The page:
As a parent, you want the best for your child — now and at every moment of their lives. And a part of ensuring that long-term success is raising a son or daughter who has confidence. Children who are confident about themselves and their ability to handle new experiences are more likely to handle life’s complexities with resilience and long-term success. And a sense of competence and a can-do attitude will pay off in many ways as your son or daughter grows up and takes on life with enthusiasm.
So, how can you help your child develop self-confidence?
The secret is competence — the belief that we can accomplish something new right now because we have successfully mastered new situations in the past. In other words, young children who have many practical experiences of mastery and accomplishment, both big and small, are more likely to feel a sense of self-confidence in every area of like.
Confidence for Preschool-Age Children
This is an area where a Montessori education can be very beneficial, especially for preschool-aged children. The Montessori approach focuses on fostering those special moments of accomplishment and pride in academic, social, and practical skills. Here are seven ways that a Montessori education can help your preschool-aged child develop confidence for life.
1. Accepting individuality
One of the best ways for a young child to develop a sense of confidence is to simply let the child be himself. Rather than trying to force your son or daughter to do things your way, encourage them as they pursue what interests them. A child with a strong sense of who they are as a person, including their passions and strengths, is more likely to be confident than a child who hasn’t developed a strong sense of themselves as individuals. In our classes, for example, students are invited to choose projects that spark their curiosity and creativity, to foster their sense of individuality.
2. Making decisions
It’s all too easy to tell a child what to do, but in doing so, we don’t give our child practice in the vital, lifelong skill of decision-making. Even young children can begin to learn the process of thinking through a decision and considering what makes a wise choice. Rather than just asking your son or daughter to clean their room or put away toys, for example, chat with them about why these things matter. Ask them what they think, and allow them to come up with answers. This models critical thinking skills, which every child needs to develop.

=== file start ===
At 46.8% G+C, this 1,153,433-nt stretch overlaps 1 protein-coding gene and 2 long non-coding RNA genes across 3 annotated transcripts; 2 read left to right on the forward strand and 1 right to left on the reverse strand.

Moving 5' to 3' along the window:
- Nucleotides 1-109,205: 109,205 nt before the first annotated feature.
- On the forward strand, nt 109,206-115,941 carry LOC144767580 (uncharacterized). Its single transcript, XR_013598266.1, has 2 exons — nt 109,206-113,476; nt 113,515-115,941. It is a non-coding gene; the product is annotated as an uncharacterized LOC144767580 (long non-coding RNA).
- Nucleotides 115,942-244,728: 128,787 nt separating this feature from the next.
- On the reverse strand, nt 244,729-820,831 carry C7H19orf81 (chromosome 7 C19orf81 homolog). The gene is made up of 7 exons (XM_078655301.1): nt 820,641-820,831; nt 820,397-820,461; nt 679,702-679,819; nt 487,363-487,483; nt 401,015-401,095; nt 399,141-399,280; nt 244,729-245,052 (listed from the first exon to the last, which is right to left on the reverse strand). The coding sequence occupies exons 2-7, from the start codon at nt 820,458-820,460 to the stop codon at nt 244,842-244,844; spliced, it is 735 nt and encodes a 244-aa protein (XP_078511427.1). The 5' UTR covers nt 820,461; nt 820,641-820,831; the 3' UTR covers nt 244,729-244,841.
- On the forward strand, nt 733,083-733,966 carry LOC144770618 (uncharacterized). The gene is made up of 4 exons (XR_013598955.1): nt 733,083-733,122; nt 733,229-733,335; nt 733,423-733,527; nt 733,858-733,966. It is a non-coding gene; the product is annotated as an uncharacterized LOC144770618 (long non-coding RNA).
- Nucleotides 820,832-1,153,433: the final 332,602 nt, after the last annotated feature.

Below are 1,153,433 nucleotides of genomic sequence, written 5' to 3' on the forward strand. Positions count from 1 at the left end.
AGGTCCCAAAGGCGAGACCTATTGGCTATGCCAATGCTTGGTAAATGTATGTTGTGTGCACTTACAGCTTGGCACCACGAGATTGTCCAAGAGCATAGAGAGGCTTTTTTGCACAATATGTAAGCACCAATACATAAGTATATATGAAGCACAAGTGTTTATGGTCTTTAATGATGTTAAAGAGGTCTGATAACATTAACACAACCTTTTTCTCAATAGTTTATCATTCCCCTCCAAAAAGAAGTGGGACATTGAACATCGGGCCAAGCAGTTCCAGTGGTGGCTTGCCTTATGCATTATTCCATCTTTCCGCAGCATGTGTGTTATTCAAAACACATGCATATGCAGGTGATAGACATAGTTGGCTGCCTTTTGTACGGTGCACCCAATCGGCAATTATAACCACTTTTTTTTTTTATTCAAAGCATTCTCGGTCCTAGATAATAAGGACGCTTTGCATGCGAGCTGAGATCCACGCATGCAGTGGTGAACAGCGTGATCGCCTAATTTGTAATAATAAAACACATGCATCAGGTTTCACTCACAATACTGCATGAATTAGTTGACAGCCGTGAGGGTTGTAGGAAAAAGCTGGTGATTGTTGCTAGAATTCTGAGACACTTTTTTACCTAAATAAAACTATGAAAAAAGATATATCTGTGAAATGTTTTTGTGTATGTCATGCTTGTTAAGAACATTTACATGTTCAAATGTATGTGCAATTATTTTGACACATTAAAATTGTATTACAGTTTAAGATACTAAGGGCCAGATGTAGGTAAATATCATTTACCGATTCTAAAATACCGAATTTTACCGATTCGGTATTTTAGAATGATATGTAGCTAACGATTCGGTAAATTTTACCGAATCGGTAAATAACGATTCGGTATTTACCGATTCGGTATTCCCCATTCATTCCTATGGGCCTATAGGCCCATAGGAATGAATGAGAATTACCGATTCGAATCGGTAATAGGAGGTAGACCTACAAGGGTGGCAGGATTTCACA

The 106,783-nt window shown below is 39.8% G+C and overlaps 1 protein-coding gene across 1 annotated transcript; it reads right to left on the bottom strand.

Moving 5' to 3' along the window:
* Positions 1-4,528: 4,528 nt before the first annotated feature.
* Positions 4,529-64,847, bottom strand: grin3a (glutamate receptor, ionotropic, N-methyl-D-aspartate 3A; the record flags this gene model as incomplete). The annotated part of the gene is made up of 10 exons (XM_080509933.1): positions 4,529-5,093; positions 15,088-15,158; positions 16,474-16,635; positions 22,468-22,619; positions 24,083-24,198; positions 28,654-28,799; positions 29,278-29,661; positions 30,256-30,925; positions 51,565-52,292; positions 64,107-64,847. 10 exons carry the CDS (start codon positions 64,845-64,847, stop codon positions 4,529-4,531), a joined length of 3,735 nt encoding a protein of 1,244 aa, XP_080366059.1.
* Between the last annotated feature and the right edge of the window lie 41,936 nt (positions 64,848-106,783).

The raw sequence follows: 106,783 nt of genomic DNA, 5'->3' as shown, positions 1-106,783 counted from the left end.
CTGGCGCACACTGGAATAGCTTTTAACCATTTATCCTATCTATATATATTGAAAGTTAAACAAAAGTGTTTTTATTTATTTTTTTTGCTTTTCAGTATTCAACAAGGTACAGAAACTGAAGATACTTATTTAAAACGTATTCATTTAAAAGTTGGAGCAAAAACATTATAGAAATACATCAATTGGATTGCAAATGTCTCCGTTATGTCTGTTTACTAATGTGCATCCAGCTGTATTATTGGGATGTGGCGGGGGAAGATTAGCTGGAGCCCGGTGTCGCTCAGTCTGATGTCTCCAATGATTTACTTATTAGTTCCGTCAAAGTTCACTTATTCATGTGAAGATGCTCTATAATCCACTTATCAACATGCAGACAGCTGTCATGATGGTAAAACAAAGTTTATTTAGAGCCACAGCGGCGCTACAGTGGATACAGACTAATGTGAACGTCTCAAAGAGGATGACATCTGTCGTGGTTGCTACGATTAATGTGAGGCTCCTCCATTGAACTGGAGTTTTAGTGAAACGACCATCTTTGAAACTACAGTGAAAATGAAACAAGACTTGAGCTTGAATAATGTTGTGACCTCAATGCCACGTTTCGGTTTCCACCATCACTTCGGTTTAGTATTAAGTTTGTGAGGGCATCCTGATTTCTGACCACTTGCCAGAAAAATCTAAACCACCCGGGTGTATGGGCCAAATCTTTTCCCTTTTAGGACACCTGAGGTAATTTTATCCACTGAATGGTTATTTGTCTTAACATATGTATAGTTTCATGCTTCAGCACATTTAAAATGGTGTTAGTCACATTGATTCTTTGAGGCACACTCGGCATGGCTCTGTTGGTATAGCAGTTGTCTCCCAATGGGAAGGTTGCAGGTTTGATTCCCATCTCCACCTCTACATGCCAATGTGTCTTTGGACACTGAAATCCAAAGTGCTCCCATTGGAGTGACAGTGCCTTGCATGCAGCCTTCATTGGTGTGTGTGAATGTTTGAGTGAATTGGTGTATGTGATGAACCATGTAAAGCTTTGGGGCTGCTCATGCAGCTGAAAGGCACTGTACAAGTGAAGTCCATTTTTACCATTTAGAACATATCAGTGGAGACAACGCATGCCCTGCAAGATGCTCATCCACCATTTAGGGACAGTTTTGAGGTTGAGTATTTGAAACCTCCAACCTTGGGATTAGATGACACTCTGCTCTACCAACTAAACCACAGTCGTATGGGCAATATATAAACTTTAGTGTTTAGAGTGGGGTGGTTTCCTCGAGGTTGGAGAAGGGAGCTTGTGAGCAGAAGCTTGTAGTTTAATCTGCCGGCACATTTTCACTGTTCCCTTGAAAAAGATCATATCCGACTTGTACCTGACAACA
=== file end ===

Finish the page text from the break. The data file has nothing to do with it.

3. Learning practical skills at a young age
Parents are often tempted to do things for their preschool-aged child rather than giving the child a chance to practice new skills until they master them. But when you do tasks for your child instead of coaching them as they do it themselves, you rob them of the sense of competence. Montessori teachers coach young students in developing not just academic skills, but also practical skills like tying shoes, zipping up coats, and straightening up the classroom — all simple tasks that help children learn they can do things well with enough practice.
4. Keeping up the encouragement
An important element of confidence is a sense that we can pick ourselves back up when we fail, and try again. Failure is often a part of life, especially for preschool-aged children who are learning all sorts of new skills and facts for the first time. When we frame those failures for them in positive terms, it helps them to see that making mistakes and being imperfect are not the end of the world. Montessori classrooms are designed so that teachers can take time with students one-on-one to offer encouragement, and older students can also offer encouragement and help to younger ones.
5. Acknowledging emotions
Often, young children feel strong emotions that they don’t even know how to name, much less channel. As parents and teachers, we can do much good for our preschoolers by acknowledging, accepting, and talking about emotions in a positive way. Rather than labeling an emotion as good or bad, or ignoring emotions that we don’t like, we can encourage children with the truth — emotions come and go, and they don’t have to be scary.
6. Maintaining boundaries
Preschool aged children benefit greatly from clear, kindly but firmly enforced boundaries. Knowing what is acceptable and what isn’t is important for them, and it enables them to make good choices and feel secure in what is often a confusing, overwhelming world of new information. At home, you can set rules and stick to them — with kindness, of course! In the classroom, we do the same, so children always feel confident that they know how to be a successful student.
7. Impacting their world
From the time your child is very young, it’s a good idea to help them develop a sense of their own ability to make a difference. Children who are given regular opportunities to help others not only develop a sense of confidence and control, but they also develop empathy — a key social skill that will aid them in the classroom, on the sports field, with family and friends, and later on, at work and other adult pursuits. Montessori classrooms teach even the youngest children to impact their world by encouraging them to help each other with tasks like preparing for lunchtime and cleaning up afterwards. It’s simple, but it’s effective.
Get Authentic Montessori and Boost Your Child’s Confidence.
Primary Montessori is proud to offer an authentic Montessori education in Rockville, Maryland. So, if you’re a parent living in or around Rockville, and you’re looking for the best education for your child, we’d love to answer your questions and learn more about the benefits of a Montessori education. Contact us to schedule a tour of our facilities and meet our upbeat, experienced staff.